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Daniel Defoe--- ROBINSON CRUSOE

Defoe wrote what is often called the first English novel, Robinson Crusoe. Defoes,
The Life and Strange Surprising Adventures of Robinson Crusoe, was published as a fictional
memoir in 1719. Realizing that fake autobiographies made a good profit, Defoe wrote four
more first-person narratives: Moll Flanders, A Journal of the Plague Year, and The
Fortunate Mistress, or Roxana. All of his novels presented realistic characters in a realistic
manner; as a result many critics see him as the forerunner to writers like Theodore Dreiser and
Ernest Hemingway. Robinson Crusoe was inspired by the true story of Alexander Selkirk, a
Scottish sailor marooned for many years on the island of Yernandez, an uninhabited island in the
Pacific.
In this novel, according to the Enlightenment philosophy we find four stages of the
development of human kind:
-

1st stage: he makes his living by hunting and fishing;

2nd stage: appears agriculture;

3rd stage: Friday appears, marks the beginning of the relationship between master and
servant;

4th stage: The arrival s of other people on the island; the beginning of a colony: land is
distributed among the members of the colony and private property begins.

THEMES
1. FEAR: Robinson Crusoe must overcome his fear in order to survive his long ordeal on the
deserted island. The trial by fear begins when he runs about like a madman, scared of every
shadow, and sleeps in a tree with a weapon. His ability to funnel his fear into productivity and
creativity allows him to survive under extreme conditions. Crusoe masters his fear when he faces
the ultimate challenge- the devil. Investigating a cave, he is met by a pair of eyes. He rushes to
confront the devil and discovers a dying goat.
2. HUMAN CONDITION: R.C. is a meditation on the human condition. Finding himself alone
in a deserted island, Crusoe struggles to maintain reason, order, and civilization. He struggles
with- and eventually triumphs over-nature.
3.MONEY: is an important theme in R.C. At the beginning of the narrative, Crusoe details how
much money he has, what he does with it, and what he gains by his actions. On the island,

money lose all value. Crusoes hope of returning to England is symbolized by these tokens of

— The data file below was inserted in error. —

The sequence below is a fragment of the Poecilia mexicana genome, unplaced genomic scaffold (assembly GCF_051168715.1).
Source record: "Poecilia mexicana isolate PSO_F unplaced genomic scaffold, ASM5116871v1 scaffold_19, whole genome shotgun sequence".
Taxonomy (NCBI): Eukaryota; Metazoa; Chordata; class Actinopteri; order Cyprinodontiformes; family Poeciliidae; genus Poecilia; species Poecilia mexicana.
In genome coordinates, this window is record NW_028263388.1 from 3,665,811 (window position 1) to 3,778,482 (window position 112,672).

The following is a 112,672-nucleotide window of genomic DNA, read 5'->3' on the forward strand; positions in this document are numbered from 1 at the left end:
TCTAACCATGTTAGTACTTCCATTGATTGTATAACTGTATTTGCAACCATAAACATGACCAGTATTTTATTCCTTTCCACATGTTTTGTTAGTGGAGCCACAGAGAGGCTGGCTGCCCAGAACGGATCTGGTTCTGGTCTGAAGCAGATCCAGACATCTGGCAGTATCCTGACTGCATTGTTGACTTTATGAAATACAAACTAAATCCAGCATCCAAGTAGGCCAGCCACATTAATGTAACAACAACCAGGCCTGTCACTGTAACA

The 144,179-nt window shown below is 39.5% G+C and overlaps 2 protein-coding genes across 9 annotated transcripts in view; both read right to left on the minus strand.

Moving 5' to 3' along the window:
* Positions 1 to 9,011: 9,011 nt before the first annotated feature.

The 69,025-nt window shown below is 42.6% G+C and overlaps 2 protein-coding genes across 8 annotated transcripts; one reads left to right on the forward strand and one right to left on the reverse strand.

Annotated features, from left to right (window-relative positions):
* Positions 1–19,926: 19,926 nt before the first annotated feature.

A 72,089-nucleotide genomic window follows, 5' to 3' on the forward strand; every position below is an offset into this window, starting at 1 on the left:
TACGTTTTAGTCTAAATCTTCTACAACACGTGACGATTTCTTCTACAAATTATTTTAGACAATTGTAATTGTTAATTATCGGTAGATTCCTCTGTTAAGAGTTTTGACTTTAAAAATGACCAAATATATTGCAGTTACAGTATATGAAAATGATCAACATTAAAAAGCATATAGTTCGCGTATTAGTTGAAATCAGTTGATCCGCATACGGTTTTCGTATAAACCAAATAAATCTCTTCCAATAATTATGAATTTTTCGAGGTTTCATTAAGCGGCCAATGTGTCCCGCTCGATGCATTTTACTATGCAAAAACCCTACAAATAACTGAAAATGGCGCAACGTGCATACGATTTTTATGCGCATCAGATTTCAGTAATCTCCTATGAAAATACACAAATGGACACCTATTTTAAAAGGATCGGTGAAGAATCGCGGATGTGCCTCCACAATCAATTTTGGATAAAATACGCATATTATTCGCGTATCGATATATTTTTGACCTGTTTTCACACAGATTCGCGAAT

civilizationon the island, the money is only a reminder of his old life and he treasures it as a
memento.
4.INDUSTRIALIZATION:Crusoe immediately sets out to be productive and self-sufficient on
the island.
The major theme is the sin has its retribution but peace can be found through forgiveness
and belief. Crusoe is the prodigal son(like the one presented in the New Testament of the
Bible). He runs away to sea against the wishes of his family. A series of disasters happen to him
as a sailor, as punishment for his rebellious nature.When Crusoe finally lands in Brazil, he
becomes a prosperous planter. Still unsatisfied with his wealth, he again provokes Providence
by becoming a slave trader. As punishment, his ship is wrecked in a storm, and he alone escapes
to an uninhabited island, where Crusoe undergoes a spiritual regeneration, becoming a
Christian and converting Friday to Christianity as well. After 28 yrs. on the island, he is finally
able to escape. The prodigal son returns to England and finds himself very rich due to the
ongoing success of the Brazilian plantation. Crusoe is mature enough to handle his good
fortune in life; he settles down, marries, and becomes generous with both family and friends.
His changed soul, no longer rebellious, finds peace.
A minor theme of the novel is the glorification of the imperialist dream. Crusoe is the
Englishman who colonizes the island, civilizes the native, and protects his colony from
enemies. Crusoe both consciously and unconsciously behaves as an agent of the British Empire.
STYLE:
1.NARRATIVE: R.C. is a fictional autobiography written from a first-person point of view,
apparently written by an old man looking back on his life. The story also includes material from
an incomplete diary, which is integrated into the novel.
2.SPIRITUAL FABLE: Can be viewed as a spiritual or religious fable. Defoe was very
concerned with religious issues, and nearly became a Dissenter minister. The book does show
similarities to the four different types of spiritual fable. Firstly, Crusoe, like many puritans,
keeps a diary in which he records his progress toward salvation. The second form of spiritual
fable is the guide or advice tradition. Is aimed at particular audiences(seamen, farmers, young
people, women) to point out the dangers of human existence. The tale of Providence is the

3rdtradition evident in Crusoes story. God is believed to be a being who intervenes in the affairs
of people. The last form is the pilgrim allegory, a modernization of the parable about the
Prodigal son, or the story of Jonah.
3. VERISIMILITUDE. Although heavily influenced by religious concerns and technique,
Defoes use ofrealism , or verisimilitude, is perhaps the most singular aspect of the work. What
Defoe did was apply and thereby popularize modern realism. The realistic elements of R.C.
include the lists, time scale, repetition, diary, and Crusoes ordinary nature. The reader could
almost use R.C. as a handbook if ever stuck on a deserted island.
4.ALLEGORY. Many critics view R.C. as an allegory for Defoes life.
Sir Walter Scott praised the work for its realism. In his Das Capital, Karl Max deemed R.C.
as capitalist propaganda. James Joyce explored the colonialist theme of R.C. Since then, writers
such as Toni Morrison, Derek Walcott, and Edward Said have viewed the novel as an allegory of
colonialism.